Saner, Henry
Selby, Walter B.
Seven, John
Shank, Christian
Shanklin, David
Smith, John
Snyder, William H.
Spencer, Samuel B.
Spurgeon, Stephen
Sutton, Jeremiah
Truax, William
Turner, John W.
Wareham, John C.
Whitney, Isaac N.
Wiggins, Robinson


     The Twenty-third was organized at Camp Chase, Ohio.  Colonel William S. Rosecranz commanded.  During the campaign in West Virginia he was promoted to the position of brigadier general, and Lieutenant Colonel Scammon promoted to the vacancy.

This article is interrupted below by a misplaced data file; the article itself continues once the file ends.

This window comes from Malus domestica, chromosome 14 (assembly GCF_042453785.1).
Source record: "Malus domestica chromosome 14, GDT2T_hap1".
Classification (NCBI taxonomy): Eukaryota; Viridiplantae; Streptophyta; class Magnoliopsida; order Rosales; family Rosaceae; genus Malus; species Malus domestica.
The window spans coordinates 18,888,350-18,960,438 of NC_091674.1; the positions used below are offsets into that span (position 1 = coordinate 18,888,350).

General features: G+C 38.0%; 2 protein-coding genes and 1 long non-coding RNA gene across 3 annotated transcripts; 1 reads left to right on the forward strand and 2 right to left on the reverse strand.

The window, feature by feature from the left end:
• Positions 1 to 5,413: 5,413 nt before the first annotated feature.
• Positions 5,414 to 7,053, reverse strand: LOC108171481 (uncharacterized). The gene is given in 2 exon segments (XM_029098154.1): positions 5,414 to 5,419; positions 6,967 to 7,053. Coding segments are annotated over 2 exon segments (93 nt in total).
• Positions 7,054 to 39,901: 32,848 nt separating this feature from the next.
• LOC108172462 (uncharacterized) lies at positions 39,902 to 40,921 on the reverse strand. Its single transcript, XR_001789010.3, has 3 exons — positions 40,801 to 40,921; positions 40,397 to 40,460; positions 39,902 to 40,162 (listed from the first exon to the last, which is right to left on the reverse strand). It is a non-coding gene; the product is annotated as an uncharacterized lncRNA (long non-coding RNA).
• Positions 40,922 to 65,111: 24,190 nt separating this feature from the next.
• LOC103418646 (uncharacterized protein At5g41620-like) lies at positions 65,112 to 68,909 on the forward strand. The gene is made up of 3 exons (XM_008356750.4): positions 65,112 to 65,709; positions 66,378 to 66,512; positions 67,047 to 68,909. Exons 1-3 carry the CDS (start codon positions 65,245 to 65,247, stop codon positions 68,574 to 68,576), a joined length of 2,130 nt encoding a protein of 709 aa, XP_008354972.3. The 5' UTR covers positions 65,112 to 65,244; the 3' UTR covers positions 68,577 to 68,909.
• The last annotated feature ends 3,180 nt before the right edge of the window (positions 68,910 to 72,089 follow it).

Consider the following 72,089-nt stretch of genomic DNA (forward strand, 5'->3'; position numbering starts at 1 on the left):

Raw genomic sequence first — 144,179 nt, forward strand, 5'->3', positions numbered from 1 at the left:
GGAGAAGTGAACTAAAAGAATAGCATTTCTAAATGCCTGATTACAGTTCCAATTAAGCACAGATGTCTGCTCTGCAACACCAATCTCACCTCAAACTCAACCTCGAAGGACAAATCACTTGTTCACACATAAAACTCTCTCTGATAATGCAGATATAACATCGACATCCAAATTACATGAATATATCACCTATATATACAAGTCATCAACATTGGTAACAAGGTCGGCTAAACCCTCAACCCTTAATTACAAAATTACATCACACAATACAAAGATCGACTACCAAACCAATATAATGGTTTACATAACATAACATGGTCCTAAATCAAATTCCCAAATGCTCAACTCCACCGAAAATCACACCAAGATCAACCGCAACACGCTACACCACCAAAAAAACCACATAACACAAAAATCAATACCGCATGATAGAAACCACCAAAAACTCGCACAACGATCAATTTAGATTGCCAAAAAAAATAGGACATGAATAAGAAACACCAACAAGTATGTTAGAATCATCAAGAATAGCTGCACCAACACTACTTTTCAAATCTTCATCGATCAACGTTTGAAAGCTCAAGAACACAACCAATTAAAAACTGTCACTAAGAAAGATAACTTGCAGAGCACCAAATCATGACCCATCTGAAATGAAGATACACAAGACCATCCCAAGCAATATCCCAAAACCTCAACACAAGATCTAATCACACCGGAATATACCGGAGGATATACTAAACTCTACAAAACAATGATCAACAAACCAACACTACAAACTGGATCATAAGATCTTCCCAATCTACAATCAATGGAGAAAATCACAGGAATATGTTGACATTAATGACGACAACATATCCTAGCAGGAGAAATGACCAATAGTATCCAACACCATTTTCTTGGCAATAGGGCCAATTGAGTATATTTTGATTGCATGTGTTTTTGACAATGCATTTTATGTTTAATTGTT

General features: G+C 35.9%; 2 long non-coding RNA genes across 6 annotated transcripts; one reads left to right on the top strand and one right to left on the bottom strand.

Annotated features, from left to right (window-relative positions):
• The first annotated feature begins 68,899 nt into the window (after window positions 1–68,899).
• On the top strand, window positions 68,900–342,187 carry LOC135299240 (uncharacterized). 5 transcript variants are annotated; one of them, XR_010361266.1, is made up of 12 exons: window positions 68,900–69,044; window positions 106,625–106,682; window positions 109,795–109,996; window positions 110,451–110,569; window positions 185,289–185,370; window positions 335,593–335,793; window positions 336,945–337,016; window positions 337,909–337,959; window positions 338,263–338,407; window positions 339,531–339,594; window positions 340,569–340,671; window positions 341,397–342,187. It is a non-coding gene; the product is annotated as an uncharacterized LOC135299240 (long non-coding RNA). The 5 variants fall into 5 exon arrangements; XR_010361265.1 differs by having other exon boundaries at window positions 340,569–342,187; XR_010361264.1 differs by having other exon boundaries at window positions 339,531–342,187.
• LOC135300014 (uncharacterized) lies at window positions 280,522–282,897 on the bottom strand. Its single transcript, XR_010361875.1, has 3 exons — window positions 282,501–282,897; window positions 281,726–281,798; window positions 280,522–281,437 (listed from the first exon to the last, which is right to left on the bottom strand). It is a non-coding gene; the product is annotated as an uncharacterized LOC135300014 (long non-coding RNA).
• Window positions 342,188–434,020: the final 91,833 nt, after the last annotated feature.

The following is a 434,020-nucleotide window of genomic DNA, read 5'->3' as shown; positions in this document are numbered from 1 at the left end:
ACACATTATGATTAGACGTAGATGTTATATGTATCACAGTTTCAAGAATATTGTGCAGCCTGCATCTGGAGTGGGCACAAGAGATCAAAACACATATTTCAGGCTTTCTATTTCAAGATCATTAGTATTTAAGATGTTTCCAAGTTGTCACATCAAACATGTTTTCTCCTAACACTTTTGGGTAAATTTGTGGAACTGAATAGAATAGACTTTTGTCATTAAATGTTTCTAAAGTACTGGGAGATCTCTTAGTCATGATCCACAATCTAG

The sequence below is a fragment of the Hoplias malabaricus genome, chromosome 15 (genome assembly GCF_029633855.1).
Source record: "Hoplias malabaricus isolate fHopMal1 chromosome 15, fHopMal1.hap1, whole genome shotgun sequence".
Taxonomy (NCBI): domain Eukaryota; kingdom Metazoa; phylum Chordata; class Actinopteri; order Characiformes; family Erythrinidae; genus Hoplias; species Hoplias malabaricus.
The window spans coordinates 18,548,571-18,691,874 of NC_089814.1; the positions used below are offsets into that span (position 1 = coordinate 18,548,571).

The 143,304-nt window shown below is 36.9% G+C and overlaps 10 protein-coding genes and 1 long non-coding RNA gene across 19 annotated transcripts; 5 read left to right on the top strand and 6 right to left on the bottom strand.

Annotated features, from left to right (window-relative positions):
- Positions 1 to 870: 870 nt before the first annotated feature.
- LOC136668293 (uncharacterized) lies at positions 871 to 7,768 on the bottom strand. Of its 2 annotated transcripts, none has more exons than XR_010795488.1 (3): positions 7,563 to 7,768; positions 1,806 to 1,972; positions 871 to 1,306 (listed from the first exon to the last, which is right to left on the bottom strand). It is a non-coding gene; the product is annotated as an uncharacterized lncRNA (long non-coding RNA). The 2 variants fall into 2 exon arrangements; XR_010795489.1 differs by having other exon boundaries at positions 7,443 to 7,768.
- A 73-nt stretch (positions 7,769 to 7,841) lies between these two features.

On the twenty-fifty of July, 1861, the regiment was ordered to Clarksburgh, West Virginia.  On the twenty-seventh of July, it was ordered to Weston.  Here it performed arduous duty in fighting guerillas.  The regiment next marched to Carnifax Ferry, where General Rosecranz found the Confederates under General Floyd, who retreated to Gauley river.  Long marches in counter-marches ensued, in which the Twenty-third suffered severely.  The regiment returned to Camp Ewing, on New river, and the winter of 1861-2 was devoted to drill and discipline.  In the spring of 1862, Rosecranz advanced to Princeton.  On the eighth of May, General Heth attacked and defeated the Northern forces.  The Twenty-third fell back to Flat-top mountain, suffering severely from exposure, sickness, and want of healthy food.  It subsequently returned to Parkersburgh and took the cars for Washington city.  It marched under General McClellan toward Frederick city, from which the Confederates were driven.  General McClellan then marched to Middletown, where the battle of South Mountain began, and was succeeded by the great battle of Antietam, which took place Sept. 17, 1862.  The Twenty-third participated in both battles.  It lost, in wounded and killed, nearly two hundred men, and its colors were riddled with bullets.  In October, the Twenty-third returned to West Virginia.  During the campaign of 1862 it marched about six hundred miles.  It wintered at the falls of the Great Kanawha, in West Virginia.  In 1863 the Twenty-third was quartered, for some time, at Charleston, to which the operations of General Morgan and the Confederate cavalry.  In the spring of 1864, the Twenty-third entered upon an expedition that terminated in a battle at Cloyd Mountain on the ninth of May.  The regiment then returned to Staunton, enduring many hardships; thence to Brownsburgh, and thence to Lexington, where another engagement took place.  Here the military academy and residence of Governor Letcher were burned against the protests of the officers of the Twenty-third.  The affair at Lynchburgh soon followed, and the Twenty-third retreated to Liberty; thence to Salem; thence to Big Sewell mountain, and thence to Charleston, enduring many hardships the entire route.  On the tenth of July, 1864, the Twenty-third accompanied the division of General Crooks to Martinsburgh, to aid in repelling the invasion of General Early.  The battle of Snicker's Ferry ensued, and the Twenty-third being surrounded, cut its way out.  The battle of Winchester took place July 24th, and the Twenty-third lost one hundred and fifty men and ten officers, and retreated to Martinsburgh.  It next participated in the battles of Berryville, Opequan, North Mountain and Cedar Creek, in September and October, 1864.  It then returned to Cumberland, and to Grafton, where it remained on duty until March, 1865.  July 26, 1865, it returned to Camp Taylor, near Cleveland, Ohio, where the men were paid and mustered out.